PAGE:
After a dinner break, they began the final table without any significant changes for two dozen hands. On the 32nd hand, Nguyen eliminated Al-Pachachi in sixth place, but Hui was busy in subsequent hands building even more of a lead. Afriat doubled through Carpentier-Perrault and then through Nguyen, and Perrault then nearly doubled through Hui.

Afriat was able to bust Kiriopoulos in fifth place and deny him back-to-back wins. It took a while, but Hui eventually eliminated Nguyen in fourth place. All three remaining players were relatively close, though Afriat did have the lead. He also found momentum, and despite some knockdowns, he continued to climb to a massive lead. Carpentier-Perrault ultimately busted Hui in third place.

Heads-up play began on the 155th hand of the final table with Afriat holding 13.15 million chips to the 10,625,000 of Carpentier-Perrault. It only took a few hands for the shorter stack to push all-in with A-5, but Afriat called with pocket sevens that held up to give Afriat his third WPT title.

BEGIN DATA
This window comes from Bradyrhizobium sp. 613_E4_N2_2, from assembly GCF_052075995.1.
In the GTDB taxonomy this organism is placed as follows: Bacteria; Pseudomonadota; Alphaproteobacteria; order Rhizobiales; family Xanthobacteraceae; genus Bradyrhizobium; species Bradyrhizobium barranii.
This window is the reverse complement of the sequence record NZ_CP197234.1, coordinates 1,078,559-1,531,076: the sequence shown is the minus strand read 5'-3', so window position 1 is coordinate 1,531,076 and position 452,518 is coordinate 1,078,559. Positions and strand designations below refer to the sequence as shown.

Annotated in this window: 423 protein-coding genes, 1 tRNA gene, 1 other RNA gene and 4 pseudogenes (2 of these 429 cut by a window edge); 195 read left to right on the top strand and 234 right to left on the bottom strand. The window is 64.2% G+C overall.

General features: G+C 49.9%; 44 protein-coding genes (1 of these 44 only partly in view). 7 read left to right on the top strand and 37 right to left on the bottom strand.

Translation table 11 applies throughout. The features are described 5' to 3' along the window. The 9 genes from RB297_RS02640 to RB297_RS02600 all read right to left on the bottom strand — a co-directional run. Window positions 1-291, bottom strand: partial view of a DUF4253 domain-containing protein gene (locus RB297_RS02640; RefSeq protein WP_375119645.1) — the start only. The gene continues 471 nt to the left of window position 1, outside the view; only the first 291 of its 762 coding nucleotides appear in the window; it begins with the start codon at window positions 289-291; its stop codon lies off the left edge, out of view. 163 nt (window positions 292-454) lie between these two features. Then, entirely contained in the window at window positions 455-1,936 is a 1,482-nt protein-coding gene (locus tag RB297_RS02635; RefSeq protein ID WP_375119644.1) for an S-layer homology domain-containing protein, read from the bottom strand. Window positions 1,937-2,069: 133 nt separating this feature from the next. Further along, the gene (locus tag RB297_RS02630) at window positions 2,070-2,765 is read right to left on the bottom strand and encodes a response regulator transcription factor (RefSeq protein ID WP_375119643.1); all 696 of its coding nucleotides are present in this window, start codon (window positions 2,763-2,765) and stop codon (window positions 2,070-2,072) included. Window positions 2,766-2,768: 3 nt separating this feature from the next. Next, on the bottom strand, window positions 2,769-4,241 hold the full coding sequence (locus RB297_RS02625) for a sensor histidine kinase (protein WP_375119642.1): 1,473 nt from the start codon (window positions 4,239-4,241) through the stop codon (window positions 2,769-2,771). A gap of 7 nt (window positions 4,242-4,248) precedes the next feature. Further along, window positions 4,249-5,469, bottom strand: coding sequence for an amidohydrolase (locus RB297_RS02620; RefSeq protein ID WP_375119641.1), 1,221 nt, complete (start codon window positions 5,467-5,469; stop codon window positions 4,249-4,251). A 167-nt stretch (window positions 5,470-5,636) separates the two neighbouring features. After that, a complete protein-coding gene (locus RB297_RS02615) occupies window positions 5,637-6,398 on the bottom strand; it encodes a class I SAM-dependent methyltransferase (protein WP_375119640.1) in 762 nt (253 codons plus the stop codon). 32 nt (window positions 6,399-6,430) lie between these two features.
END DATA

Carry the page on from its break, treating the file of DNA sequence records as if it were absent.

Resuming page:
1st place:  Eric Afriat (C$508,021)

2nd place:  Marc-Olivier Carpentier-Perrault (C$356,180)

3rd place:  Adam Hui (C$229,013)

4th place:  Trung Hien Nguyen (C$163,965)

5th place:  Demo Kiriopoulos (C$128,850)

6th place:  Zuhair Al-Pachachi (C$103,217)


About Jennifer Newell

Jennifer began writing about poker while working at the World Poker Tour in the mid-2000s. Since then, her freelance writing career has taken her from Los Angeles to Las Vegas and back to her hometown of St. Louis, where she now lives with her two dogs. She continues to follow the poker world as she also launches a new subscription box company and finishes her first novel. Jennifer has written for numerous publications including and has followed the US poker and gaming market closely for the last 15 years. Follow Jen on Twitter